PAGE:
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Feed Engadget: iUnlock released: the first free, open source iPhone SIM unlock software (

Filed under: Cellphones

digg_url = '';It looks like the battle's officially over between iPhoneSIMfree and the numerous unique groups of open source hackers trying to software SIM unlock the iPhone. As we've been following in our previous post on the topic, earlier this afternoon iUnlock, the first free, open source iPhone SIM unlock app, was released to the underground just 74 days after the iPhone's release. Developed by the iPhone Dev Team, it's not for the faint of heart and it takes a little longer than iPhoneSIMfree's method, but it works. Developing...

Quick and dirty guide to getting iUnlock running

First, you'll need iUnlock + nor + the .fls file, which is available in ZIPs all over. We've got the app here, but it doesn't have all the files necessary. Good list of links here, or try here, here, here, here, and here. This is still developing, but apparently you:
  • Make sure you have firmware v1.0.2
  • Drop those three files on your iPhone (and possibly chmod 555 iUnlock)
  • Stop the comm center (launchctl unload -w /System/Library/LaunchDaemons/
  • Run ./iUnlock ICE03.14.08_G.fls nor
  • Watch your iPhone get unlocked?? (About 20 minutes, supposedly)
  • Minicom into the tty.baseband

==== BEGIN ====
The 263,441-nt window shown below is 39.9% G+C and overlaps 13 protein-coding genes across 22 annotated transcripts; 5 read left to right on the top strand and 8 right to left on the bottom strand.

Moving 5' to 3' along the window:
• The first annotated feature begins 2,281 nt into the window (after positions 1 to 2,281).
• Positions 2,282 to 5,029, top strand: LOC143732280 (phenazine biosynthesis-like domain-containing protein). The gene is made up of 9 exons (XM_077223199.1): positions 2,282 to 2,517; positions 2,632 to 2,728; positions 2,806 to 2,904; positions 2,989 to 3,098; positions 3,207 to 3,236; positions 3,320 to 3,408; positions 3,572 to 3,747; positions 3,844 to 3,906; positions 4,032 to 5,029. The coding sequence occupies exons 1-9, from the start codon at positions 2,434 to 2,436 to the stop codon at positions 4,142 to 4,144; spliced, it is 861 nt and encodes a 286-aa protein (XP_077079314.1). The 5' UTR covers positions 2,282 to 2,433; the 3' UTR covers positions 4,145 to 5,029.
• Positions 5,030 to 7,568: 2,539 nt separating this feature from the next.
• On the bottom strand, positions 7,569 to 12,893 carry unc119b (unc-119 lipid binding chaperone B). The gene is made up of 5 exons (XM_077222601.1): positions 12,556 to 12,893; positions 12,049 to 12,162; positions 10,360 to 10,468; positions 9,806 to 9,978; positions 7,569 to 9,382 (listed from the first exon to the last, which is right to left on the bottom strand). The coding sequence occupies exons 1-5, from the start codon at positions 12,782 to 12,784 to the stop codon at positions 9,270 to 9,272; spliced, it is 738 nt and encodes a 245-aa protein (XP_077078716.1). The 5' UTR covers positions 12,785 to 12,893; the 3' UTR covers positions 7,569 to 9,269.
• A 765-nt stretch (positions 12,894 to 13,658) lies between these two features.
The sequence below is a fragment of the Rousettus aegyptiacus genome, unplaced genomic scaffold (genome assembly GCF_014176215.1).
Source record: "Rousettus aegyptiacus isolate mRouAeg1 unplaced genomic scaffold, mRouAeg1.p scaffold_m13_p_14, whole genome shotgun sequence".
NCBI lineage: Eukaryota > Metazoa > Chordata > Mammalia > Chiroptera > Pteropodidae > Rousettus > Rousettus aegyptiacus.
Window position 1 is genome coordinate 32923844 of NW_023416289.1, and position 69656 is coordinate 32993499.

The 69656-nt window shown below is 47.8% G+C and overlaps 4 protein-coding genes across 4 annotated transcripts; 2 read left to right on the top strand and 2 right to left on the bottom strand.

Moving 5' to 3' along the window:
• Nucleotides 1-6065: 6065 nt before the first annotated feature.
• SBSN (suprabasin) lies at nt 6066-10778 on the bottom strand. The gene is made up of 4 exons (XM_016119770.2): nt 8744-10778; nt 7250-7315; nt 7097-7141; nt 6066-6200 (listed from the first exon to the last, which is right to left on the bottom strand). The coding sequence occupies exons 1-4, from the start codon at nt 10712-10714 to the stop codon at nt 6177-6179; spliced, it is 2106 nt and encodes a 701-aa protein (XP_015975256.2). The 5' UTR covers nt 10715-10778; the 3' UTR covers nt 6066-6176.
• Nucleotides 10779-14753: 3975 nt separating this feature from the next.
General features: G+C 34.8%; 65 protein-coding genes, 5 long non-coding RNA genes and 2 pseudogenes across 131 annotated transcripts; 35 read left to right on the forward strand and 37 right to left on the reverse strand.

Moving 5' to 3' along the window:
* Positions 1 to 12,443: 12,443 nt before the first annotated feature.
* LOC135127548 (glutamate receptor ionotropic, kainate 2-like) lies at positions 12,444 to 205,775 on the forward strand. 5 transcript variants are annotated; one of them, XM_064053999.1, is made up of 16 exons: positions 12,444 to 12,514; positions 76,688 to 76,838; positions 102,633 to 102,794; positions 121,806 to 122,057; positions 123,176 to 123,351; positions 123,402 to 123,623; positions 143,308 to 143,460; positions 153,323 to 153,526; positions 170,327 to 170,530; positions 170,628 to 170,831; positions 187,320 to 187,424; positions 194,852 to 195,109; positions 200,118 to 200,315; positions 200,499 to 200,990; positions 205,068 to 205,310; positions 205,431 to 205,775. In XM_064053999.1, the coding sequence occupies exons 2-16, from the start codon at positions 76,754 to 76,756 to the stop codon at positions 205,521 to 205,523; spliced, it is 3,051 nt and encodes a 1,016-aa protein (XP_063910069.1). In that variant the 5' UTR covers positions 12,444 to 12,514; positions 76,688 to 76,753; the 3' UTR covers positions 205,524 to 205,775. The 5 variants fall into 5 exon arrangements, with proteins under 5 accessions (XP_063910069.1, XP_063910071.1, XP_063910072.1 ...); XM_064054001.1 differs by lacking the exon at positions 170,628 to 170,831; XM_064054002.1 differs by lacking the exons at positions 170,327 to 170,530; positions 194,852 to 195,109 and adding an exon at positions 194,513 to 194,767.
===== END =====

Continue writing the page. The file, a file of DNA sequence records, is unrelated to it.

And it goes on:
minicom -s
    setup modem as /dev/tty.baseband
    AT S7=45 S0=0 L1 V1 X4 &c1 E1 Q0
    (If you cant write in the minicom, start commcenter again and stop it again)
  • Run /bin/launchctl load /System/Library/LaunchDaemons/
  • AGAIN: we CANNOT confirm this is the correct method to use iUnlock! Just what we've gleaned from the internets, do not consider this a guide.
Zero guarantees, people! Big ups to the iphone.unlock crew, Draken (who let us know our instructions should be workable at this point), and, of course, the iPhone Dev Team. Just don't whine to us if your iPhone gets bricked. Let us know in comments if it works for you!

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Vista to Allow "One Significant" Hardware Upgrade 641

fiorenza writes "Ars Technica spoke with Microsoft concerning the controversial changes in Windows Vista's licensing, and they have learned that Vista will permit one 'significant' hardware change before requiring users to either appeal to Microsoft support or purchase another license. Automatic re-activation online will fail after one use. Microsoft is using a new algorithm to monitor hardware changes and enforce licensing compliance, and the company says that it is more forgiving now than it was with Windows XP."

Comment Re:How to solve these problems. (Score 1) 272

"You wiped a computer because of spyware?"

Isn't the standard procedure for fixing a compromised box (windows or *nix) reinstalling and restoring from backups?

And you think safe mode will save you? Assuming the box was compromised as root (or Administrator), ANYTHING on the box could have been are you going to use safe mode to replace a spyware-modified kernel (for example: 0244&tid=201&tid=218)

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